Skip to content

Serious working at height incidents

A member has reported a number of serious working at height incidents, resulting in a fatality and five Lost Time Injuries (LTIs). The member would like to raise awareness of the risks associated with working with heights.

Incident 1 – LTI

An employee of a sub-contractor slipped and fell 15m resulting in a brain haemorrhage and leg fracture.

The injured person and co-worker location with a fall distance of 15m
The injured person and co-worker location with a fall distance of 15m
Roof sheets stacked on top of one another
Roof sheets stacked on top of one another

Incident 2 – LTI

The injured person stood on a cardboard box to access the racking shelves in the storage area, of an onshore yard. Consequently, the injured person fell from the box and suffered a broken wrist and fractured elbow.

Internal storage area at onshore site
Internal storage area at onshore site

Incident 3 – LTI in Shipyard

The injured person was attempting to transit an unsecured walkway and fell a distance of 1.7m. The person fell onto the scaffold structure below; the fall resulted in four broken ribs.

Showing from where and how injured person fell
Showing from where and how injured person fell

Incident 4 – LTI on Offshore Vessel

In the fourth incident, a deck hand slipped and fell down a ladder leading from the deck to the paint store. He was found at the foot of the ladder in pain and unable to move, subsequently he required a medevac.

Incident 5 – Fall on the same level: LTI on offshore vessel

The injured person stepped down onto exposed hose-work from the ROV launch and recovery system (LARS). The person skidded onto the deck and slipped. The impact resulted in two minor fractures to the bones in right arm.

Worksite where injury occurred
Worksite where injury occurred

Incident 6 – Fall from height fatality

Whilst installing a ventilation system an employee of a sub-contractor, fell from the roof of a building. The person fell approximately 22m and died as a result. The employee was equipped with a safety harness; neither of the two lanyards had been attached to the adjacent life-lines.

The hole through which person fell and the distance to ground
The hole through which person fell and the distance to ground
The hole through which person fell and the distance to ground
The hole through which person fell and the distance to ground

Our member summarised that irrespective of the height, the potential consequence of a fall can be extremely severe and the above cases are clear evidence of this. A fall from a height is entirely avoidable if procedures are followed, risk assessments and tool box talks are conducted also suitable and sufficient mitigation is in place.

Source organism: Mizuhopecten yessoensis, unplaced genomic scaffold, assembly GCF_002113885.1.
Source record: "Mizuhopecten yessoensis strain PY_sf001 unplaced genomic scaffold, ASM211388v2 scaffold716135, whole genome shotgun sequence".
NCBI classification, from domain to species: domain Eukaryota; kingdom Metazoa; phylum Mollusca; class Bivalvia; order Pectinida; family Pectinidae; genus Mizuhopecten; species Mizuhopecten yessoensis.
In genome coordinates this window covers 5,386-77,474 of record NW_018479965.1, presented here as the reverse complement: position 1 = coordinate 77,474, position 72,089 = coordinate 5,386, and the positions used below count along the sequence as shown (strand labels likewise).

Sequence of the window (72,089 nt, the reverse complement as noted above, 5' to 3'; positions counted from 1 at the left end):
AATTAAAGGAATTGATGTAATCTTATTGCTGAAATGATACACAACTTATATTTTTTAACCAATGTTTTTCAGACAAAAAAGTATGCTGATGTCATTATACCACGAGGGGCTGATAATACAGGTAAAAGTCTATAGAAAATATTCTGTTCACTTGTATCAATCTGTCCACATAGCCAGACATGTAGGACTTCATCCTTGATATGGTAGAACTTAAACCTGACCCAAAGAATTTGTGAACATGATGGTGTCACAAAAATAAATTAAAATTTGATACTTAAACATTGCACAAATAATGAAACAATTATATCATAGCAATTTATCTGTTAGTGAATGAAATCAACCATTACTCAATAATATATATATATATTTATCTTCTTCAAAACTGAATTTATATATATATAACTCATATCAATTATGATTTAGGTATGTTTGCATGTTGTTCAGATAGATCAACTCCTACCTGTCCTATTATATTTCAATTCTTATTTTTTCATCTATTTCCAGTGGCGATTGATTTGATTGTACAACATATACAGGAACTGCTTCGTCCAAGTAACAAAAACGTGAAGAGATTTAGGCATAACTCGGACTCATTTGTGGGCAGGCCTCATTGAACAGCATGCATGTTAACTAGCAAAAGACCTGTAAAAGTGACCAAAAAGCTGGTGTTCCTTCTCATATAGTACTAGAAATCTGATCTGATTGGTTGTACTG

Our member recommended the following:

  • Implement the conditions of the Permit to Work, consider operations which may be undertaken concurrently with others;
  • Ensure personnel are suitably qualified and experienced;
  • Provide adequate supervision;
  • Use appropriate working at height equipment and tooling;
  • Conduct a toolbox talk;
  • If in doubt ‘stop the job’ and re-assess;

Members’ attention is also drawn to the wide range of IMCA safety promotional materials, which will be of use in mitigating risks of this sort, including:

Safety Event

Published: 20 December 2013
Download: IMCA SF 18/13

IMCA Safety Flashes
Submit a Report

IMCA Safety Flashes summarise key safety matters and incidents, allowing lessons to be more easily learnt for the benefit of all. The effectiveness of the IMCA Safety Flash system depends on Members sharing information and so avoiding repeat incidents. Please consider adding [email protected]om to your internal distribution list for safety alerts or manually submitting information on incidents you consider may be relevant. All information is anonymised or sanitised, as appropriate.

IMCA’s store terms and conditions (https://www.imca-int.com/legal-notices/terms/) apply to all downloads from IMCA’s website, including this document.

IMCA makes every effort to ensure the accuracy and reliability of the data contained in the documents it publishes, but IMCA shall not be liable for any guidance and/or recommendation and/or statement herein contained. The information contained in this document does not fulfil or replace any individual’s or Member's legal, regulatory or other duties or obligations in respect of their operations. Individuals and Members remain solely responsible for the safe, lawful and proper conduct of their operations.